Friday, January 21, 2005


It's overcast and rainy today, which makes me realize how great it is wake up to bright sun, morning after morning here. It's like California, the sharp sunny days followed by chilly nights. Here at dusk the air fills with thick acrid smoke from garbage fires at the side of the room.

There are no trash cans at the guest house or in any house I've been (including in Mumbai). Although a pickup supposedly comes at 4am, everyone tosses rubbish over the glass shard-studded wall (a pretty alternative to barbed wire I guess) into the lot next door. Sure, there's trash all over, not to mention a lot of cow shit, but considering one million people live in this city it's not much. It helps that no one apart from westerners uses paper products like toilet paper or tissues (they do the Indian sniff-snort-hack thing into the dust). Food also comes whole, not wrapped in plastic. Vegetables are fetched from one of the markets around--usually okra, tomatoes, huge red carrots, ginger--which here is fat and juicy--tiny red onions, hot green and red peppers, and cabbage. Wheat flour for chipattis, the bread staple at every meal, comes in reusable burlap bags with bright, graphic lettering.

Any trash I have I'm told to give to one of the live-in servants, thin-as-a-rail Samnadl, a 22-year old who sleeps in the linen closet, or Sotoush ("Shorrrtu!"). Shortu (Hindi's version of Shorty) is a growth-stunted 12, who continues, despite Push and Neeta's pleas, to fuel up for a hectic day mopping floors, cooking, and running errands with harsh, cheap chewing tobacco. The good news is he's cut down from 10-15 packets a day. Shortu's family came from poor, war-torn Nepal to Jaipur, a nearby city, where he worked in Neeta's family's home. His father is an abusive alcoholic who burned off half of Shortu's hair, and scared away his mom before he and Shortu's brothers came to India. So Neeta took him in to keep him safe. She gave him a few reading and writing lessons at home, since he never went to school, but he gave up soon. It's probably discouraging to be a 12 year-old illiterate in a household of smart, studious kids (Neeta's five year old speaks better English than some of my 17 year-old village girls).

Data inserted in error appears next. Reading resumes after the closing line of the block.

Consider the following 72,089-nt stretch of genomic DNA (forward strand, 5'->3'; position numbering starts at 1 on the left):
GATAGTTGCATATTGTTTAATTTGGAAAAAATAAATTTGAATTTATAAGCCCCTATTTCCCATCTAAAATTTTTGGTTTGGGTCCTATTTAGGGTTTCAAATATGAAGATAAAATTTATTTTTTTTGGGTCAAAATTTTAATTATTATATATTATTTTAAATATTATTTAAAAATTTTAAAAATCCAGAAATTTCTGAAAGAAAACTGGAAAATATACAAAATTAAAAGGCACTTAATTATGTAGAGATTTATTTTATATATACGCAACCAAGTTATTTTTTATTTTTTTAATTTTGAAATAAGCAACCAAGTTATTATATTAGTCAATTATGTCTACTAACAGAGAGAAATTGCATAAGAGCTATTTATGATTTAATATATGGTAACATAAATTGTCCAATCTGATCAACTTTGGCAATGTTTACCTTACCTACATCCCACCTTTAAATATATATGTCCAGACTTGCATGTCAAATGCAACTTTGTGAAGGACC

Shortu is a favorite of mine and Jess's, and we try give him things here and there--drawing paper, with which he made a pretty damn good sketch of us--a hat, chocolate, American coins. He asked to come live with me in New York. "He says he will prepare food for you," Neeta translated. I said I'd have to find myself a job before I could find him one.

If I come home after midnight, I'm shocked to see Shortu asleep. He cashes out on the front room's cold marble floor, flat on his back, a blanket pulled over his head.


Post a Comment

<< Home